For Kosambi the ethic of non-violence espoused by shramanic tradition could not become a political principle and hence was reduced to sectarian rituals. He credits Gandhi for politicising this ethical principle, but sees the danger of nationalism for its realisation. Therefore, he posits that the ethic of non-violence needs to be synthesised with socialism for it to lead to the well-being of bahujans. The principle of non-violence cannot be a basis of new social order, unless it is charged with three other principles: non-theft, non-possession and truth. 

Juxtaposing truth to dogmatism, Kosambi argues that democracy as propagated by Western capitalist countries (in the context of Cold War) has been made into a dogma. It is so because the continuation of this democracy rests on violence, theft and possession. That which requires the use of atomic bomb, requires the subjugation and exploitation of the toiling masses, and plunder of colonised nations cannot be a democracy, and it cannot claim truth for itself. Kosambi says that humankind must be made conscious of the threats posed by his version of democracy.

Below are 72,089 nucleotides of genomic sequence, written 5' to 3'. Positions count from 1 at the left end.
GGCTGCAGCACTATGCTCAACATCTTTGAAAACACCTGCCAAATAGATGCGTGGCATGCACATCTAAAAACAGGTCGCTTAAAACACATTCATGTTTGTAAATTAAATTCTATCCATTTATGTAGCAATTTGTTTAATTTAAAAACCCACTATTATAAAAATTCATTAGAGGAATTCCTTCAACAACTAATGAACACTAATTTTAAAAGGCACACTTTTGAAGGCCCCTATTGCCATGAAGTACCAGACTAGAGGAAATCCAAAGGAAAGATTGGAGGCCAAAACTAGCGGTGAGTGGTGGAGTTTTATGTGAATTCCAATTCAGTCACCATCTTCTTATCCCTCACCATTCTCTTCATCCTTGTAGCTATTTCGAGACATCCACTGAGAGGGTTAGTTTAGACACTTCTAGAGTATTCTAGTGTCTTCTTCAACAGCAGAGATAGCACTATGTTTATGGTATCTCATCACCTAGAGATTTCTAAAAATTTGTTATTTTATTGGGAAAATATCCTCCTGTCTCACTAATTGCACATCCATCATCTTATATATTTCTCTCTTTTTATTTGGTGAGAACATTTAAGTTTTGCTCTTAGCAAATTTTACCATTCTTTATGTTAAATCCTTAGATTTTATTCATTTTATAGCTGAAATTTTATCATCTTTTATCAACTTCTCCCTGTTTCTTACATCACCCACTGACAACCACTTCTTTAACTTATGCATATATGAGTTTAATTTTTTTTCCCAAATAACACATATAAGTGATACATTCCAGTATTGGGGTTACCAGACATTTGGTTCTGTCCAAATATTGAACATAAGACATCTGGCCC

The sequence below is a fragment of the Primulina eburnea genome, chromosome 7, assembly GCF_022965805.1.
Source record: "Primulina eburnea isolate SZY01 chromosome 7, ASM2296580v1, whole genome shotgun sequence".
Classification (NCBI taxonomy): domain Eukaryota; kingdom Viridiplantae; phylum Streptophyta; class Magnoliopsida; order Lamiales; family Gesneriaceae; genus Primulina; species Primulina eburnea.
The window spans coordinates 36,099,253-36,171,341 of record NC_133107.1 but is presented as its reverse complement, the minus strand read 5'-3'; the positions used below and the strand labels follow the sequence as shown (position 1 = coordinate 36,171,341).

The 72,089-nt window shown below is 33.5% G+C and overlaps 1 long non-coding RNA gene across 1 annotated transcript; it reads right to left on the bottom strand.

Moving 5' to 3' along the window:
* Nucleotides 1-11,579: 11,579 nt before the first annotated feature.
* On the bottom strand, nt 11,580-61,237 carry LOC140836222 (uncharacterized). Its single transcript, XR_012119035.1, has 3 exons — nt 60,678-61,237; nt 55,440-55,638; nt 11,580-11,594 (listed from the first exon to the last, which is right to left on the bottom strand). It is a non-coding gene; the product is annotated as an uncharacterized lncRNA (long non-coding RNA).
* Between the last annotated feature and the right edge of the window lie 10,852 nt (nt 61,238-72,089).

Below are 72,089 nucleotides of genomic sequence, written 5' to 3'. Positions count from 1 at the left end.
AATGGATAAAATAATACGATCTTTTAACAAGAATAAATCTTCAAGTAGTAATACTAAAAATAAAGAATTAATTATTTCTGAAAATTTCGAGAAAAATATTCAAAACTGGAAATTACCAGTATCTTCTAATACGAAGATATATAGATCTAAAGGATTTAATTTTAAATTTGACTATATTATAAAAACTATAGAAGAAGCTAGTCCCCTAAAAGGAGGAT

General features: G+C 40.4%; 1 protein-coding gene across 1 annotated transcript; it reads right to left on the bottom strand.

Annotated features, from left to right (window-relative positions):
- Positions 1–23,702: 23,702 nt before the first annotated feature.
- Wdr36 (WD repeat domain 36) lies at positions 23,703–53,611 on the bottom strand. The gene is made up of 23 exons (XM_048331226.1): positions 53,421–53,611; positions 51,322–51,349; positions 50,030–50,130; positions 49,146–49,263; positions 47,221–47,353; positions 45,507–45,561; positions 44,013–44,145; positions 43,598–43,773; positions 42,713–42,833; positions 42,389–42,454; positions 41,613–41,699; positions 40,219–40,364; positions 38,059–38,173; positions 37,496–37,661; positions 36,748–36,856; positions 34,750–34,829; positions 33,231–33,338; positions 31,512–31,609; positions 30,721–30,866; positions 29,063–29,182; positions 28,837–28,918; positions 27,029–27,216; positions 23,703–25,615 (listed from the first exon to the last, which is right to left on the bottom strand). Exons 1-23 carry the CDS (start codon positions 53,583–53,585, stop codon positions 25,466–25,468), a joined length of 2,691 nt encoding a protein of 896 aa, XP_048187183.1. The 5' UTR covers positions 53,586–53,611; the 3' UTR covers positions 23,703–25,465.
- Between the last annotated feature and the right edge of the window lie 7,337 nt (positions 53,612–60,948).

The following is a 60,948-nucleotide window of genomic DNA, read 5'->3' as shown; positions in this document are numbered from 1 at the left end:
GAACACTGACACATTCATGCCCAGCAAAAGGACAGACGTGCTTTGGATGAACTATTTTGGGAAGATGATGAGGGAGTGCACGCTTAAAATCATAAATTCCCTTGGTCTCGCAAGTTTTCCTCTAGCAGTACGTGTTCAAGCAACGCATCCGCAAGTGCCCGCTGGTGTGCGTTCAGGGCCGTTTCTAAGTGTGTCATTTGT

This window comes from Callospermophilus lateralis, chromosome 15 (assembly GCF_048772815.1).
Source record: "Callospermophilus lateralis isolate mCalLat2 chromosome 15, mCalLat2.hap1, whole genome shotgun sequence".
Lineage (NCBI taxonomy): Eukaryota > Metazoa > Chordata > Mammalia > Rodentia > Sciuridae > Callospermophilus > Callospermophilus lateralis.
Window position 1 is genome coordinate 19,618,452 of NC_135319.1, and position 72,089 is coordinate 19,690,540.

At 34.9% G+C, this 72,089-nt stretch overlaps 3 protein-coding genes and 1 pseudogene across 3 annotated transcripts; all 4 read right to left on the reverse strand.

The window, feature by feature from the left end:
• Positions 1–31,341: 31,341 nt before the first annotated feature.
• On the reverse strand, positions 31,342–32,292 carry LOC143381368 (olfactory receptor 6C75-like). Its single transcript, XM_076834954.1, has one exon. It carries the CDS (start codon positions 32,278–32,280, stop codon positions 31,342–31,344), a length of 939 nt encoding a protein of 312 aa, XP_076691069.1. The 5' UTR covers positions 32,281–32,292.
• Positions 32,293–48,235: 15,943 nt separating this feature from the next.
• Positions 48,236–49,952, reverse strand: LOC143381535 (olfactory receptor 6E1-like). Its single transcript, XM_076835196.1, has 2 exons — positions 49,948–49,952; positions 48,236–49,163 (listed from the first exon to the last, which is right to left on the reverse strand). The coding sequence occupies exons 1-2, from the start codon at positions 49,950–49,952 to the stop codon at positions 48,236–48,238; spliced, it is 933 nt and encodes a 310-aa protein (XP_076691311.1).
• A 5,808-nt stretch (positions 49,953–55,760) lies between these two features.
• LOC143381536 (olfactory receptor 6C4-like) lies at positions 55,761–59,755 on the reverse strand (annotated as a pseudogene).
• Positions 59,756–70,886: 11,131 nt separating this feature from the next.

Kosambi argues that while  theft, where one person steals from another, is considered to be a crime, it is not the case when it comes to capitalist profits. Those who accumulate profits are not called thieves; instead they are hailed as a “captain of industry.” Equating profit with theft is consistent with Marx’s own formulations and Kosambi seems to be attempting a “Marxification” of the shramanic ethical principle. Kosambi says that if profit is a social virtue and profiteering is hailed or legitimised, then that society is not only devoid of the principle of asteya because it necessitates untruth and possession and its preservation necessitates violence. He remarks further that continuation of this violence requires the veneer of democracy.